EK: They just seemed to put me in a corner and didn’t bring me out and dust me down with a commission you know.
CB: Yeah.
EK: And I ticked all the right boxes I think, you know. But today it’s so funny because you go to Northolt and you get the officers and the men you know sort of like talking to one another. Yeah. That’s the bits I find very good. Yeah.
CB: So you got to the end of your service —
EK: Yeah.
CB: And this is still 1945, is it?
EK: Yeah. I think so.
CB: And you go into ’46. You’re still in the RAF.
EK: Yeah.
CB: Because you then went to Nairobi. Why did you go there?
EK: Well, primarily to play cricket mercifully and a little bit of flying I used to do. I waited around to get this commission.
CB: Which never came.
EK: No.
CB: So —
EK: Were you commissioned, were you?
CB: Yeah.
EK: Yeah.
CB: So the question really is why you were flying all these other aeroplanes because you were in the Liberator, Dakota.
EK: Oh that. Yeah. That was.
CB: Baltimore.
EK: They were mates of mine they were.
CB: Oh.
EK: Yes. We had a wheel around.
CB: So you weren’t there in your professional capacity.
EK: No. No. But a lovely posting. Yeah.
CB: And then Mogadishu.
EK: Yeah.
CB: So, in theory what were you supposed to be doing?
EK: Well, they put me in to MT at one time. Doing a bit of you know. But there were so many others sort of floating around. Redundant aircrew.
CB: Yeah.
EK: You know. So that was that. So I ended up —
CB: Because if you flew in a Lancaster then you flew as an engineer.
EK: Yeah.
CB: But if you flew in anything else.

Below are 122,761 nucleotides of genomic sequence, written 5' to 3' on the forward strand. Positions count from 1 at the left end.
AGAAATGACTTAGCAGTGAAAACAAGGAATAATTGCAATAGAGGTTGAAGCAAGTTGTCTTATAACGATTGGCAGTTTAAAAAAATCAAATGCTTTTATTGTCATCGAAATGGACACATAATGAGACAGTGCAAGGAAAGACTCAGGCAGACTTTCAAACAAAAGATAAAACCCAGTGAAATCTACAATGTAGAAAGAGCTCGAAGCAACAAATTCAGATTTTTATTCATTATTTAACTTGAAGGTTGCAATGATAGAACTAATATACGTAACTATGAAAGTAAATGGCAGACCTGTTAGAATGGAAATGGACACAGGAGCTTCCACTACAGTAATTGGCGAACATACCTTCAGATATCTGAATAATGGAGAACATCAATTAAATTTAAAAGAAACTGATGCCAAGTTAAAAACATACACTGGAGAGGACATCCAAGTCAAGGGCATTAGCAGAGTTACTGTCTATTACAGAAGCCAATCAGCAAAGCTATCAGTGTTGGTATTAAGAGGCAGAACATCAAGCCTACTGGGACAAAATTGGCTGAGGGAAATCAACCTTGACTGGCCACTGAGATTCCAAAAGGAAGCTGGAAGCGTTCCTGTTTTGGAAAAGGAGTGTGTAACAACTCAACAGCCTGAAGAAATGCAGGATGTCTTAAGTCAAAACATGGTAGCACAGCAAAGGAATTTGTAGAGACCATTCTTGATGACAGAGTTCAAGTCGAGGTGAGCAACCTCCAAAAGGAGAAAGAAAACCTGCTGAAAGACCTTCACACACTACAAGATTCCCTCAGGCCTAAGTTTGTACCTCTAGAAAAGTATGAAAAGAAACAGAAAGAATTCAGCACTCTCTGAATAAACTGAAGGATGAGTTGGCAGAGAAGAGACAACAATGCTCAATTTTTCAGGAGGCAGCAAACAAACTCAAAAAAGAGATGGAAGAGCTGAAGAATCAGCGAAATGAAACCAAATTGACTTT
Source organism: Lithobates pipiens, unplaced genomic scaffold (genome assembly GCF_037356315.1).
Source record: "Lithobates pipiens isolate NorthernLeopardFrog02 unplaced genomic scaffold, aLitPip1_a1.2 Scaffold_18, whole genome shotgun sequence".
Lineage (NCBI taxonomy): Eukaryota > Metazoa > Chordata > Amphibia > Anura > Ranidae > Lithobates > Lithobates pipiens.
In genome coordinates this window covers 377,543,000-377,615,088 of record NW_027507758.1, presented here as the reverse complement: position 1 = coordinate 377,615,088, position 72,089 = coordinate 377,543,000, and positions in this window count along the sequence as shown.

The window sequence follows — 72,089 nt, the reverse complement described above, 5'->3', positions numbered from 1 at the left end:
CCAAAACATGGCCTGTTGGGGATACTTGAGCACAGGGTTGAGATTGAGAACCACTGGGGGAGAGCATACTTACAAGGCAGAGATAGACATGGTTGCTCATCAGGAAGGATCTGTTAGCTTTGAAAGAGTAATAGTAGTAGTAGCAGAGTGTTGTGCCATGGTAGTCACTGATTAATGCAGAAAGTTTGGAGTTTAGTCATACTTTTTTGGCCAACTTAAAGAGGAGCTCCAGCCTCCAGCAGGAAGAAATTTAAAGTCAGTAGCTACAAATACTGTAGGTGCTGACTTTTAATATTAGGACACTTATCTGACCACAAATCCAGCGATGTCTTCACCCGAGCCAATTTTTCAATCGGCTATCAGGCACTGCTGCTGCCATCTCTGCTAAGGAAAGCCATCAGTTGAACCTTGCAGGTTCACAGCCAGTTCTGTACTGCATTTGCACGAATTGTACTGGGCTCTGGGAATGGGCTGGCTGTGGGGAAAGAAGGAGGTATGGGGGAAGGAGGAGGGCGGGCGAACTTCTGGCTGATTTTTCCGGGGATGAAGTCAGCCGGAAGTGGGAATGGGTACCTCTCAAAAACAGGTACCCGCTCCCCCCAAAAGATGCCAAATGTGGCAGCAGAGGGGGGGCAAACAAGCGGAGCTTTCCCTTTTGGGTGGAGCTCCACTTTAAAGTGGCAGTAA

EK: Yeah, No. I wasn’t.
CB: No.
EK: So this went right on. Then you went to Upwood to 148 Squadron.
CB: Yeah.
EK: So what was that then?
CB: That was when I was at college.
EK: Right.
CB: That would be —
EK: So you’d come out of the RAF.
CB: Yeah.
EK: In the end of ’46 was it?
CB: Yeah.
EK: Middle of ’46?
CB: Yeah.
EK: And that was it.
CB: What made you decide to go to college?
EK: Well, because I more or less straight from, straight from flying and I didn’t know anything about the nuts and bolts of the aeroplane you see so I thought I had to go and take a course.
CB: And what was the course you did?
EK: Eh?
CB: What was the course that you did?
EK: Aeronautical engineering.
CB: Right.
EK: Per se.
CB: Right. At where?
EK: Yeah.
CB: Where was that?
EK: The College of Aeronautical Engineering at Chelsea.
CB: How did you support yourself financially during that time?
EK: Came with a grant.
CB: Right.
EK: Yeah. Quite generous. Quite good.
CB: Was it?
EK: All ex-RAF people there. Good fun. Yeah.
CB: And they’d all been engineers had they?
EK: No. Pilots and everything.
CB: Oh.
EK: Some of them got some very good jobs [unclear] there were some very bright boys, you know. Yeah.
CB: Meanwhile you joined the Reserve.
EK: Yeah.
CB: And what did that do for you?
EK: Well, as I said it gave me thirty pounds a year plus, plus a fortnight away. Yeah. Flying.
CB: And you, and what, you converted to a different aircraft. What was that?
EK: Yeah. Converted to Lincolns.
CB: Right.
EK: And I went on one or two. I went out to Gib on a Lincoln.
CB: Oh.
EK: Yeah. Flying out there. Yeah.
CB: So how would you describe the Lincoln in relation to the Lancaster?
EK: Well, I mean the Lancaster was the Rolls Royce of the heavy bombers. The Lincoln, now they prostituted the aircraft by doing all kinds of things but, you know, serviceable.
CB: It was bigger wasn’t it?
EK: Oh yeah.
CB: How else was it different?
EK: Yeah. Yes. It was bigger. It had all this armament on of course. 3.5s. Yeah. Yeah.
CB: Was the fuselage bigger?